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UFT.org Home > News > Press Releases > Proposed legislation would force DOE to seek local approval for co-locations
Proposed legislation would force DOE to seek local approval for co-locations
Measure would increase the role of Community Education Councils, add more local voice in school decisions
February 28, 2012
Members of the New York State Assembly and Senate, joined by parents and members of the city's Community Education Councils, on Feb. 28 announced their support for proposed legislation that would give the local councils veto power over proposed school co-locations in their districts.
Assembly Member Keith Wright is sponsoring legislation that would ensure that no school could be co-located with another, reconfigured or re-sited unless the Community Education Council for the area approves it.
Mr. Wright said: "Under mayoral control of the schools, local school district boards were replaced by Community Education Councils, but the CEC's have been left powerless and their views ignored by the Tweed bureaucracy. We need to restore a local voice in the running of local schools, particularly on the controversial issue of school co-locations."
UFT President Michael Mulgrew said: "The Panel for Educational Policy, controlled by Mayor Bloomberg, has repeatedly approved school co-locations that have not worked for the schools and children involved. Our schools belong to our communities, not to the mayor. It's time we brought those communities back into these critical decisions."
State Senator Velmanette Montgomery said, "I resolutely support this legislation which will restore the voices of public school families to the decision making process and correct the DOE's practice of forcing co-locations on our overburdened schools system."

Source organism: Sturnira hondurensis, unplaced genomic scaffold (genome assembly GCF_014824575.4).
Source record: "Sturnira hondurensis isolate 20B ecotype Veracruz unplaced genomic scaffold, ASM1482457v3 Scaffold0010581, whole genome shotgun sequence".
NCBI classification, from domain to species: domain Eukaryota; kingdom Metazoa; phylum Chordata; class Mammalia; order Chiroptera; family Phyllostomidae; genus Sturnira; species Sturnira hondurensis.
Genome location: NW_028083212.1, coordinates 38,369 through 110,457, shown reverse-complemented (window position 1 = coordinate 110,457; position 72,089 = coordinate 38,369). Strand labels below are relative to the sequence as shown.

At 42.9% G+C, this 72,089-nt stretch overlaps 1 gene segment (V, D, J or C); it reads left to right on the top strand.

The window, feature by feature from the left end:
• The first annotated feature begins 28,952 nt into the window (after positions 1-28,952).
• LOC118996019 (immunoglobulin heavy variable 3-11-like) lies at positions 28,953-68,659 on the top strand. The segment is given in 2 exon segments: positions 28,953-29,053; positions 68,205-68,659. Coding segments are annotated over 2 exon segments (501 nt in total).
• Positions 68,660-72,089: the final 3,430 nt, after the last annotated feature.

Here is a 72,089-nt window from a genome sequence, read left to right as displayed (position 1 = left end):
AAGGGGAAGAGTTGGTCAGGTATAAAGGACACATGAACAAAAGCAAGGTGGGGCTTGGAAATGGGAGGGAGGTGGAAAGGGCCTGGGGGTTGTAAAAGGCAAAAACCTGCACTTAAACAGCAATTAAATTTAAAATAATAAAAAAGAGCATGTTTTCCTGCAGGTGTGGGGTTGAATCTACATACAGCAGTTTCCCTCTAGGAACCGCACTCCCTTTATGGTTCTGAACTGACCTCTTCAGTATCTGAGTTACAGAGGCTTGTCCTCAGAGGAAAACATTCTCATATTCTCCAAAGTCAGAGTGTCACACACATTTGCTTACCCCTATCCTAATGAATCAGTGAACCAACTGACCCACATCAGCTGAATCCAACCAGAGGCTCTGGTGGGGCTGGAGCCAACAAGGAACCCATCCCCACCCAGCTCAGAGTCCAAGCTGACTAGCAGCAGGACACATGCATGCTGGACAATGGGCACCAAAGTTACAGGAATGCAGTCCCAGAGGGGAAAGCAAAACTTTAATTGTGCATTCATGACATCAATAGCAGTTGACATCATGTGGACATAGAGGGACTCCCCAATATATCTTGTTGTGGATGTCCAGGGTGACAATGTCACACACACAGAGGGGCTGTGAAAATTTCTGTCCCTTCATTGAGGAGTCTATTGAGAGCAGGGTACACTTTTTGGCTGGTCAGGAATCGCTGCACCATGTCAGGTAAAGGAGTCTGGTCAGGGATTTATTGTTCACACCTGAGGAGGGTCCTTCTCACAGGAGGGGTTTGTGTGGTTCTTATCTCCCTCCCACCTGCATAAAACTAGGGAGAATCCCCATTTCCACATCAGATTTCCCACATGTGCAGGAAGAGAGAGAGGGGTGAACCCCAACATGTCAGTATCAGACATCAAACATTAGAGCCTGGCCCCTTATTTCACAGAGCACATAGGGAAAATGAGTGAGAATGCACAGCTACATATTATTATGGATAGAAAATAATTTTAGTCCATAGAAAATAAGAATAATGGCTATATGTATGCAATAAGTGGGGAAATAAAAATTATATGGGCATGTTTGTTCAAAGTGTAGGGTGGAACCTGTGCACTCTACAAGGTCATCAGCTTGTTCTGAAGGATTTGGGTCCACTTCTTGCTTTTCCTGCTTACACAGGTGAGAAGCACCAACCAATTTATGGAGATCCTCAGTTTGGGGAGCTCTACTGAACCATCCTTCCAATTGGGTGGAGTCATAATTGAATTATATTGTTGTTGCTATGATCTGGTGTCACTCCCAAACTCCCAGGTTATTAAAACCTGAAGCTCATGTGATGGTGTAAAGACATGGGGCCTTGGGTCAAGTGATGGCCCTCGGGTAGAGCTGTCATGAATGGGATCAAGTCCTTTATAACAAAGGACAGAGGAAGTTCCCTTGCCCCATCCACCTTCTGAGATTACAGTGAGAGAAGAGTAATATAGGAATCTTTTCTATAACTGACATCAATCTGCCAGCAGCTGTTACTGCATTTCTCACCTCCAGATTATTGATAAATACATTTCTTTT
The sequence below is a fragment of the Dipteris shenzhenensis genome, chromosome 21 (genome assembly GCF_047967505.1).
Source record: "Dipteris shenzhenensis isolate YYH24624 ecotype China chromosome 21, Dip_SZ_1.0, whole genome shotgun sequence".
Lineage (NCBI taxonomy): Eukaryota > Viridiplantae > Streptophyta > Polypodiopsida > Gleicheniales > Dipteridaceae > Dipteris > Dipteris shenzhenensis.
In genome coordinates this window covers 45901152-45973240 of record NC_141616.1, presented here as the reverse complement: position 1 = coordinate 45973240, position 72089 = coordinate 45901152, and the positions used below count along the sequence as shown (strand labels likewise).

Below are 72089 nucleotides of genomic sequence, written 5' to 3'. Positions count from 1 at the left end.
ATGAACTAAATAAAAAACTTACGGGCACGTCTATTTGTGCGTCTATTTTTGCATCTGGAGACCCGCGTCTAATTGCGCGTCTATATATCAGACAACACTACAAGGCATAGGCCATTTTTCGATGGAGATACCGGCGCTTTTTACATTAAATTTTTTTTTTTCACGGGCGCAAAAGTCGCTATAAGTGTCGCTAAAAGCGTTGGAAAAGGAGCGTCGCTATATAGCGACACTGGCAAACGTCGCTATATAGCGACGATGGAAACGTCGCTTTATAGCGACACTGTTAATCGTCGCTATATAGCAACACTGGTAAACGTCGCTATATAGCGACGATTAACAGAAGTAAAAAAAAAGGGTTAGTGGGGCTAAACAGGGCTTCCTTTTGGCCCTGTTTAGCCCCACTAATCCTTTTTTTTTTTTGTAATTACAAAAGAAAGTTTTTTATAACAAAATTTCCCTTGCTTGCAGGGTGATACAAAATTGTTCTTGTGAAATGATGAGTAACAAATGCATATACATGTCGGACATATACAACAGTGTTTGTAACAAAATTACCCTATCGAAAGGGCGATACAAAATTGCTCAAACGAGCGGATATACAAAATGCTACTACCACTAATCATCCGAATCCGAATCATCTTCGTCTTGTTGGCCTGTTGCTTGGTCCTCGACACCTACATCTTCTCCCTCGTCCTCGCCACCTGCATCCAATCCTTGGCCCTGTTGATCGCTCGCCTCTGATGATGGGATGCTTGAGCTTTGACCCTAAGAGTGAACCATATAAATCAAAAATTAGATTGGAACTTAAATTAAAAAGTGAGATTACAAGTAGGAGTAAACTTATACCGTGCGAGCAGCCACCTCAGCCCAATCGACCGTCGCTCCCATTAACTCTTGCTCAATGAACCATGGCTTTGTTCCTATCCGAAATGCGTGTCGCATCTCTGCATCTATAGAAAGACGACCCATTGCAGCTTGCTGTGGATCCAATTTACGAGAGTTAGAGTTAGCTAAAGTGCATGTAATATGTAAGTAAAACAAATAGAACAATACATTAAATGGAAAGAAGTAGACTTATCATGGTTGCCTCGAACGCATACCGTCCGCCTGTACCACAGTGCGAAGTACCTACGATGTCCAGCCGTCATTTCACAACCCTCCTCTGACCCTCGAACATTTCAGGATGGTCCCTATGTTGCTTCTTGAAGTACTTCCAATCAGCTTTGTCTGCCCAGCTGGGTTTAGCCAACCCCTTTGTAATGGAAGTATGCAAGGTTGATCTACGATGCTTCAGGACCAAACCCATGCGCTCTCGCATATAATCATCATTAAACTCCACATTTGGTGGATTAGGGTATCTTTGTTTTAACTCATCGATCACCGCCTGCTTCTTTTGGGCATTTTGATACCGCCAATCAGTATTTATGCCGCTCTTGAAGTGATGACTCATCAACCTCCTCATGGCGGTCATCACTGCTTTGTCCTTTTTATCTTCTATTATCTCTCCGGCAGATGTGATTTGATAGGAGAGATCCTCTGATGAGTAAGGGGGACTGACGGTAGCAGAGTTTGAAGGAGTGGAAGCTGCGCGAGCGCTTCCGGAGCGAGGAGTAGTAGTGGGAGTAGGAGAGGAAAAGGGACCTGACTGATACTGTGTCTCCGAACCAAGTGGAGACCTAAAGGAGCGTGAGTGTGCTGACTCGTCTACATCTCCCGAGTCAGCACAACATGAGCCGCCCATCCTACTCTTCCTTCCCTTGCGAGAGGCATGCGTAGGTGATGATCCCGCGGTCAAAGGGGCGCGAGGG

Assembly Member Rafael L Espinal Jr. said, "Decisions that greatly affect public schools and our children must move away from a dictatorial process. This is a great first step in bringing a fair democratic system to often times unwanted co-locations."
NYS Assemblywoman Grace Meng said, "The Department of Education needs to increase opportunities for our students, not minimize them. I support this legislation to bring power back to the community — the ones who know our students best."
Assemblywoman Vanessa L. Gibson said, "City Hall's bait-and-switch policies promise parents and educators a real role, only to ignore their voices when it comes time to make the decisions about our schools that affect the lives of our children."
Assembly Member Karim Camara said, "The proposed legislation will not only give voice but the opportunity to influence the decisions on co-locations. I will continue to work with parents and community to engage them in the decisions that have a profound impact on children's education."
City Council Member Letitia James said, "I support the proposed legislation that would force the city's Department of Education to seek local approval in order to co-locate schools. The DOE has disrespected and tried to silence the voices of these parents who were given the direct charge to help shape educational policies and priorities in their districts."
Council Member Ydanis Rodriguez said, "When we're talking about our children's educations, why should any voice be more important than that of the parents? Right now the co-location process leaves the parents without much of a say."
Since Mayor Bloomberg took control of the school system, approximately 800 schools have been co-located with others; the total includes both charter schools and district schools. Local parents and officials have complained that these co-locations often mean overcrowding that forces students to have lunch as early as 10 a.m. or the loss of important spaces like art and music rooms, and even libraries and gyms. The co-locations also often mean that successful schools cannot expand.
There are 32 Community Education Councils based on the 32 Community School Districts into which the city's elementary and middle schools are divided.
Each CEC has 11 voting members, including nine parents of students elected by voters in that district. Borough presidents appoint two additional voting members who are district residents or who own or operate a business in the district.